Review: Manly men go on a bloodlust tear in awful 'Nobody'

In this image released by Universal Pictures, Bob Odenkirk appears in a scene from "Nobody." 

“Nobody” is one giant, loud hyper-violent mess – a “John Wick” wannabe that tries to pepper its action with dark humor but fails miserably.

Despite the presence of usually reliable character actor Bob Odenkirk, there is little here beyond a lot of bloodshed. It’s just a mean movie that struggles with the tone throughout.

Odenkirk plays Hutch Mansell, a downtrodden family man who appears to be stuck in the rut of work and home life. Two people break into his house one night, a confrontation that ends with Hutch backing down to prevent possible serious harm to his family.

His decision is frowned upon by his wife (Connie Neilson) and son (Gage Munroe), who can’t understand why he backed down so willingly.

Faced with growing guilt, Hutch sets out to retrieve one of the items believed to have been stolen during the break-in – setting up a series of events that ends with Hutch confronting a group of young men who are harassing a woman on a bus.

It turns out one of these men is related to a ruthless Russian mobster (Aleksey Serebryakov) who targets Hutch and his family in retaliation. What the mobster doesn’t realize is that Hutch has a hidden past of his own – a secret life before he married that makes him more than ready to fight back against the mobster and his crew.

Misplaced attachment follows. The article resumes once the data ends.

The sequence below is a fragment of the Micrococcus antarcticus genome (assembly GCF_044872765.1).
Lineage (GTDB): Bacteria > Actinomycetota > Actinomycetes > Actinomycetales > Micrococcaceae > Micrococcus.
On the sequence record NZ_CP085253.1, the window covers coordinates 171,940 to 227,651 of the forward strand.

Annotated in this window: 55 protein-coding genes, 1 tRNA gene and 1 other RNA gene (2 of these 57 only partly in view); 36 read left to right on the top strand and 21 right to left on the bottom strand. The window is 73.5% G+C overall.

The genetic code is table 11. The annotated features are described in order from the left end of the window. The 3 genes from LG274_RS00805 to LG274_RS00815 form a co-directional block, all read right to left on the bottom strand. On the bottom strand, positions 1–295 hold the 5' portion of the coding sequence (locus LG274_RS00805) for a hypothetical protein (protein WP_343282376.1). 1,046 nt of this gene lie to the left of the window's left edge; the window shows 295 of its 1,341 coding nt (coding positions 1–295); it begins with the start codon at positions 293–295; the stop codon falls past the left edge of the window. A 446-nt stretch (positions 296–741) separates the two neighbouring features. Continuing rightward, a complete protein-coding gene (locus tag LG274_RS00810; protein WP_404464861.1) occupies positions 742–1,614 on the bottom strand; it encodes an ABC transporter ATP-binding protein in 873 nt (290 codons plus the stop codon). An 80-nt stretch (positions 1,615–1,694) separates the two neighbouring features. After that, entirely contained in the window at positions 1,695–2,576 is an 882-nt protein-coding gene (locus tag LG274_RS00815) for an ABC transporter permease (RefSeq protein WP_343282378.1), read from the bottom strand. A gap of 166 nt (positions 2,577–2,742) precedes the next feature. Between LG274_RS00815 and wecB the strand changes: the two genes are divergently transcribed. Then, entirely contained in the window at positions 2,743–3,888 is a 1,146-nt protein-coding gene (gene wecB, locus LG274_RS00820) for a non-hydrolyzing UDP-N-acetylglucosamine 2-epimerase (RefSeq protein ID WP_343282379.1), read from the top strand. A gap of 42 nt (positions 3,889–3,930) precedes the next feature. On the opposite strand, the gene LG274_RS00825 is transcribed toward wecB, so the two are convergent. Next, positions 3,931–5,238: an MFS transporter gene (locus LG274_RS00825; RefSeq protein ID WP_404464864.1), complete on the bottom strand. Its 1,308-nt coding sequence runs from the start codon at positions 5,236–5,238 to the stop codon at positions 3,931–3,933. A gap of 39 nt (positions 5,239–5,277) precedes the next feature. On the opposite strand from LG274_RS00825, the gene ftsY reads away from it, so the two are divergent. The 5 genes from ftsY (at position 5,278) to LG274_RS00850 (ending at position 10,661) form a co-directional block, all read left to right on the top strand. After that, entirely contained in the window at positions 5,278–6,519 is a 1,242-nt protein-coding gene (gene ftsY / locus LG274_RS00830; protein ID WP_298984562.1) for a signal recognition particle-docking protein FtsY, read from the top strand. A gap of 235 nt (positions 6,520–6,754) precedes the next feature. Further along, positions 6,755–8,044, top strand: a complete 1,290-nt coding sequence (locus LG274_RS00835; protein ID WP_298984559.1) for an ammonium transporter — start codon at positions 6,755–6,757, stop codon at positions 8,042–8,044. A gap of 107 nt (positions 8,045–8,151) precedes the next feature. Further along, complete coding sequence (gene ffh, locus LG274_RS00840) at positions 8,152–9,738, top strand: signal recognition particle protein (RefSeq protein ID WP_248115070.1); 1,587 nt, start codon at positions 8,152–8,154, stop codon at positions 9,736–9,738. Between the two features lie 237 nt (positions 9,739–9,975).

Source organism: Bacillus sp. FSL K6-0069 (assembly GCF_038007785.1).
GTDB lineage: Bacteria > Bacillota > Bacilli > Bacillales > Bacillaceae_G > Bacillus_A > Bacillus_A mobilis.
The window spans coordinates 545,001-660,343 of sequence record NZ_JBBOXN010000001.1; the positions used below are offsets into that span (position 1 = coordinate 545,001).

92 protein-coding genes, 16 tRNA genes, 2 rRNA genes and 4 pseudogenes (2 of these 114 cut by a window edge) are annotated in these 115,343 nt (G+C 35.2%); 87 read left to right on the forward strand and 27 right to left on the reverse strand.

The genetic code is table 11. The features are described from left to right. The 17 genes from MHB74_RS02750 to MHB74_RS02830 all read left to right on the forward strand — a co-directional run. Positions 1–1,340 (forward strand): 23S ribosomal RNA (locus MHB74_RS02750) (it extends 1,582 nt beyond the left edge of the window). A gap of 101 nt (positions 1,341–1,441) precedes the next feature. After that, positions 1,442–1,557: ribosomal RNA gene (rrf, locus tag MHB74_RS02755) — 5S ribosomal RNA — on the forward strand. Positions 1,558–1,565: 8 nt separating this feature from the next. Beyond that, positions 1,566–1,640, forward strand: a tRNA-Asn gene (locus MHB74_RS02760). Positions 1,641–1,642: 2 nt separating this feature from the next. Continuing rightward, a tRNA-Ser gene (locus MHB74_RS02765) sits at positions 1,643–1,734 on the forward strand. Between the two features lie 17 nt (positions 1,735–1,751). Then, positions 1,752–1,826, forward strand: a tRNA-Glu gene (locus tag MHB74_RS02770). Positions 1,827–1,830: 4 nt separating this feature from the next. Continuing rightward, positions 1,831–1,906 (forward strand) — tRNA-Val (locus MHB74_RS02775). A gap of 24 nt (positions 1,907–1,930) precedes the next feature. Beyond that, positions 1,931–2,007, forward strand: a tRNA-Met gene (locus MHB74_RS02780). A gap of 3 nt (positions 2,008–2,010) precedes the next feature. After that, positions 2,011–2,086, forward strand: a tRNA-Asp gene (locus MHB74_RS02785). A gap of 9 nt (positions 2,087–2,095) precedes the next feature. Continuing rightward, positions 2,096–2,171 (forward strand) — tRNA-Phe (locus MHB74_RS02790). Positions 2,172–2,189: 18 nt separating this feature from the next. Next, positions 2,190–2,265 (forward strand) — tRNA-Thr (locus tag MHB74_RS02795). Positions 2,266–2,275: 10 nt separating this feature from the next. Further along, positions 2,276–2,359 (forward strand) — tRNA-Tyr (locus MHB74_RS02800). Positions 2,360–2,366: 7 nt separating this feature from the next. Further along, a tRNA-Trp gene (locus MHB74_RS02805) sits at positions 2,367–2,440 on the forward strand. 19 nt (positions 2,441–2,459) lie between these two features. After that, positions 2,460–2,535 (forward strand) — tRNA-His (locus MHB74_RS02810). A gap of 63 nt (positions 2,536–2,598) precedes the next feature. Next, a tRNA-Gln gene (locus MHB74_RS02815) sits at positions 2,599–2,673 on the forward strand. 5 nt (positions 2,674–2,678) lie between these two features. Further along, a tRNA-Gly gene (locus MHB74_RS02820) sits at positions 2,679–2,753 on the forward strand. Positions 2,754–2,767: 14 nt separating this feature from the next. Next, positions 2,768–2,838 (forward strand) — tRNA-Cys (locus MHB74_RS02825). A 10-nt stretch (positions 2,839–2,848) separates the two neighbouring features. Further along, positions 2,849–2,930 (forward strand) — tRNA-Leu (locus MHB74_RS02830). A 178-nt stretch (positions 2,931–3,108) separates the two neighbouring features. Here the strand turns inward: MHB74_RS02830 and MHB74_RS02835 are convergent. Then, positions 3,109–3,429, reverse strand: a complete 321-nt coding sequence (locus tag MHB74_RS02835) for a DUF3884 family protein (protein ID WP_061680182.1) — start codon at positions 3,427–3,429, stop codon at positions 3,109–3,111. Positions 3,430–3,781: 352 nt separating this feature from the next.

“Nobody” is directed by Ilya Naishuller, who directed “Hardcore Henry” – which basically felt like watching someone play a first-person shooter game.

“Nobody” is just as mean and violent as “Henry,” with Naishuller seemingly obsessed with breaking bones continuously in the most stylistic way possible.

“Nobody” feels at times like a movie that wants to play all of these for laughs, but the violence is so jarring it makes for a totally inconsistent tone.

Odenkirk proves to be a capable action hero, but he really isn’t given much to work with. To his credit, he gets the most out of what he is given, making Hutch slightly relatable but nowhere as interesting as a similar assassin like John Wick.

The one bright spot in this mess is Christopher Lloyd as Hutch’s dad, who provides the one fun moment when he gets involved in the gun play.

It’s great to see Lloyd in a film again and it’s the one creative element in a film that is essentially void of originality. If you are looking for a film with a body count that Jason Vorhees would envy, then “Nobody” is the movie for you. Otherwise, there’s no reason to give this a shot.